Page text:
California Bans State Travel to Florida Over 'Anti-Transgender' Laws
Golden State goes full blown communist as several state's added to 'no-go' list
Like a move fresh out of communist China, California has banned state-funded travel to Florida and several other red states over their supposed "anti-transgender" laws.
Earlier this week, Democrat State Attorney General Rob Bonta announced that Arkansas, Montana, North Dakota, and West Virginia had also been added to the "no-go" list, which was first created in 2016.
The states join Alabama, Idaho, Iowa, Kansas, Kentucky, Mississippi, North Carolina, Oklahoma, South Carolina, South Dakota, Tennessee, and Texas.
“When states discriminate against LGBTQ+ Americans, California law requires our office to take action,” Bonta declared.
“These new additions to the state-funded travel restrictions list are about exactly that …
"Rather than focusing on solving real issues, some politicians think it’s in their best interest to demonize trans youth and block life-saving care."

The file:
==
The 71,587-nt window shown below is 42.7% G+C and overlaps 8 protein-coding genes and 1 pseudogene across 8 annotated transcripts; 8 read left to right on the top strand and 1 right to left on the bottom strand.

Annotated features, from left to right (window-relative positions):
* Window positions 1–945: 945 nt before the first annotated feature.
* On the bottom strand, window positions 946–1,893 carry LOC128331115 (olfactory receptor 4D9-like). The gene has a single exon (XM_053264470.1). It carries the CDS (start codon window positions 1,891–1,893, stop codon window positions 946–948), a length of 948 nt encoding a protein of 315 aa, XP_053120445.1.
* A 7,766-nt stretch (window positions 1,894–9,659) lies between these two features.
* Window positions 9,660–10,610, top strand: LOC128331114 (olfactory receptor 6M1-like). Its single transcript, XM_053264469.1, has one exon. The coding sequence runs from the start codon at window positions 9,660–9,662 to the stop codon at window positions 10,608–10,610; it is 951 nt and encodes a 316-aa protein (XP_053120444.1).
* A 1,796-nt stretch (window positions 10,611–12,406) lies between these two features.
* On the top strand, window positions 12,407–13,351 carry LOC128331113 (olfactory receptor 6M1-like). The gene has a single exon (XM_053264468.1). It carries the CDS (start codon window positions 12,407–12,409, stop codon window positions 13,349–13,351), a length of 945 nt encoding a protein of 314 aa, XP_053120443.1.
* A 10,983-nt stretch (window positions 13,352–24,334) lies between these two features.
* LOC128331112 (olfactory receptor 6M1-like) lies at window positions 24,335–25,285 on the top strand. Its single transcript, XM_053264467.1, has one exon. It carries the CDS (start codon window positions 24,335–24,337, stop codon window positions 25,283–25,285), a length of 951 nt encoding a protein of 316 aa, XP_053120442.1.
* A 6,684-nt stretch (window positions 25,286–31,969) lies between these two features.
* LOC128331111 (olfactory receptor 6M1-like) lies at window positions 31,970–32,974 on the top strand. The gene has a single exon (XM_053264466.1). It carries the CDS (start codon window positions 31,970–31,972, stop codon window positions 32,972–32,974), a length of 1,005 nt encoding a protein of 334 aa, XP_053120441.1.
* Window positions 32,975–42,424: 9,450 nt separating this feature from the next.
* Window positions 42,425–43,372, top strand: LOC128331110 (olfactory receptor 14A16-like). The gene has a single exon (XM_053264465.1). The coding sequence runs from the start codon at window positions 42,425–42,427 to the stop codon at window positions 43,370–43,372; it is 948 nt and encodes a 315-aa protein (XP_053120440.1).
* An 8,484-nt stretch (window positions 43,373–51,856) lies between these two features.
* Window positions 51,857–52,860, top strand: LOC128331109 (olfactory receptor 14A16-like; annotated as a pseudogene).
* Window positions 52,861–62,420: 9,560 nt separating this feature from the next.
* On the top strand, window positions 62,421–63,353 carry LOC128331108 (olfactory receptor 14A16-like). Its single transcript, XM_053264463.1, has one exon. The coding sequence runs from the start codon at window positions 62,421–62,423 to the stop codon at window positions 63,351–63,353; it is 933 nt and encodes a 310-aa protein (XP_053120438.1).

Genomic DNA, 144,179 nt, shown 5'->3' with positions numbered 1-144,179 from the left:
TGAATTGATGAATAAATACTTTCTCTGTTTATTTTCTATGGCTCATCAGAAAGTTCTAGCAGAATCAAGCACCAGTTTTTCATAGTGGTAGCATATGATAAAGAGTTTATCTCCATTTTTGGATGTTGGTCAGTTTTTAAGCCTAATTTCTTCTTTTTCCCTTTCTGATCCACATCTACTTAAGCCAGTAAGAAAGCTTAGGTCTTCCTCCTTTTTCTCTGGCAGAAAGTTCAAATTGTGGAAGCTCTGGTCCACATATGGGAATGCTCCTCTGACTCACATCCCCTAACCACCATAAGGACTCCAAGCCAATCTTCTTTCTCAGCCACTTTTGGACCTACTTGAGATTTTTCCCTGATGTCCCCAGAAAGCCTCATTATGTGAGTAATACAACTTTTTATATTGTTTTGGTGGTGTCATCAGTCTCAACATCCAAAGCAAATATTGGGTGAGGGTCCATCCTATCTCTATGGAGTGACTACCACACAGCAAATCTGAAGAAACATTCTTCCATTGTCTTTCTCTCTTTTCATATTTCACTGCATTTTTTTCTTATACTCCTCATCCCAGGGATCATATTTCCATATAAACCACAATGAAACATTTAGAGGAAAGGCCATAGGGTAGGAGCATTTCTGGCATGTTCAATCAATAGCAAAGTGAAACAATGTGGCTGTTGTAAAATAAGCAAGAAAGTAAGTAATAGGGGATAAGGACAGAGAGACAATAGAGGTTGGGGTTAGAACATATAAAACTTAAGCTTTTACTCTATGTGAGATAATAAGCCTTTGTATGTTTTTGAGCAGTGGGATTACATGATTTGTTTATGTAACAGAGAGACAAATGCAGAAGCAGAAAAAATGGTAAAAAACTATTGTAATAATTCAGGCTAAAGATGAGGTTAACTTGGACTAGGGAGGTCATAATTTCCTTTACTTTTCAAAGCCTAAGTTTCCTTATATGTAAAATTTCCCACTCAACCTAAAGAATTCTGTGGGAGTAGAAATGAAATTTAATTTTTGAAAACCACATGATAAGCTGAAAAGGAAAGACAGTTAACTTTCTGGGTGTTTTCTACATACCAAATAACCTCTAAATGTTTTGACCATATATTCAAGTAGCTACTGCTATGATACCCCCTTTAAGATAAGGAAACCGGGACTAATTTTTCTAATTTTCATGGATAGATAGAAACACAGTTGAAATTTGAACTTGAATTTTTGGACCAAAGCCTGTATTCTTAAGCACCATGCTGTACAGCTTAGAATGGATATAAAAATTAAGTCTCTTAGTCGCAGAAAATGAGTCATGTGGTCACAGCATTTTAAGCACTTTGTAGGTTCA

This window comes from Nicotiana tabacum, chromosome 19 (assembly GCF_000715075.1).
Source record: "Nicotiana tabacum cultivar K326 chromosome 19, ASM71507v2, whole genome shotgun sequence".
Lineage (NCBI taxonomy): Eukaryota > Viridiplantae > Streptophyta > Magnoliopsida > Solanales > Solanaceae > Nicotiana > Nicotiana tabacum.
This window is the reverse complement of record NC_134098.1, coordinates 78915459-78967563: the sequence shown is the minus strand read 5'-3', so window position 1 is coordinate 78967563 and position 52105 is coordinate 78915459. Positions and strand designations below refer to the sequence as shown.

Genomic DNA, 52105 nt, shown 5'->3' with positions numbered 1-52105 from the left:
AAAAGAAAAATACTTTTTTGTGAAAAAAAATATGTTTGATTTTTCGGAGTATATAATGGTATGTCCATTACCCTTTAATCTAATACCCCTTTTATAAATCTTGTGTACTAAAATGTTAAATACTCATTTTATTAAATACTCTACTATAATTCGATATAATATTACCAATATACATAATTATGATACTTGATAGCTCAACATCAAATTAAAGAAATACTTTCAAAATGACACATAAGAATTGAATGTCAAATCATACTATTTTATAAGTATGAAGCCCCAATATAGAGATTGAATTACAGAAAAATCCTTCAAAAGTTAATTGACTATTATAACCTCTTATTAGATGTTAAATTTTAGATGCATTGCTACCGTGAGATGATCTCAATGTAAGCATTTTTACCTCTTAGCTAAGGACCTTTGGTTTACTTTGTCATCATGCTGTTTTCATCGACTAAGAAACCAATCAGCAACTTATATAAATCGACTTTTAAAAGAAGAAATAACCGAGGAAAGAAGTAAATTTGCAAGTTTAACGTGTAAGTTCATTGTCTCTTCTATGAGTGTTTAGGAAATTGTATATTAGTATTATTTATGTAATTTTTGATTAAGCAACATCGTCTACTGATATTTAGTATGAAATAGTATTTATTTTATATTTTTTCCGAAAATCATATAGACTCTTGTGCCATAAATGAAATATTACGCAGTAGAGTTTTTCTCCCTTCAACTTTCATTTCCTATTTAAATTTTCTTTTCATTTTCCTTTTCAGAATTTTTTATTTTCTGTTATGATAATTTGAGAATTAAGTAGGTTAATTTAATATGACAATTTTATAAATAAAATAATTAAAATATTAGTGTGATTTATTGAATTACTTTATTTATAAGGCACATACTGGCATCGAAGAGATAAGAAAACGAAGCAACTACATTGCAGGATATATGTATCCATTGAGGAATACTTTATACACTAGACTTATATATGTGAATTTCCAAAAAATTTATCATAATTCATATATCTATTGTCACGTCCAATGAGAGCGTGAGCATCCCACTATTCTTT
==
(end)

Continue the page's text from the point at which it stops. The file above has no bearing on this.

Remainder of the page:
“Make no mistake,” Bonta said.
“We’re in the midst of an unprecedented wave of bigotry and discrimination in this country — and the State of California is not going to support it.”
Bonta’s office cited laws enacted in Arkansas, Florida, Montana, and West Virginia that bar transgender females from participating in girl’s school sports, according to The New York Post:
North Dakota made the list due to a law that permits certain publicly-funded student organizations to prevent LGBT students from joining without losing funding.
The California AG’s office also cited two other Arkansas laws.
One allows medical providers to deny care to LGBTQ people if they have a “conscientious objection” to doing so.
While the other prohibits life-altering sex-change treatments or surgery for "transgender" minors.
The latter law was passed by the state legislature earlier this year, overriding the veto of Republican Gov. Asa Hutchinson.
The new state travel bans go into effect July 1 for Florida and Montana, July 8 for West Virginia, July 29 for Arkansas, and Aug. 1 for North Dakota.
California’s law has exemptions for some trips, such as travel needed to enforce state law and to honor contracts signed before the states were added to the list.
Travel to conferences or out-of-state training are examples of trips that can be blocked.
It’s unclear what effect California’s travel ban will have.
Bonta did not have information about how many state agencies have stopped sending state employees to the states on the list or the financial impact of California’s travel ban on those states.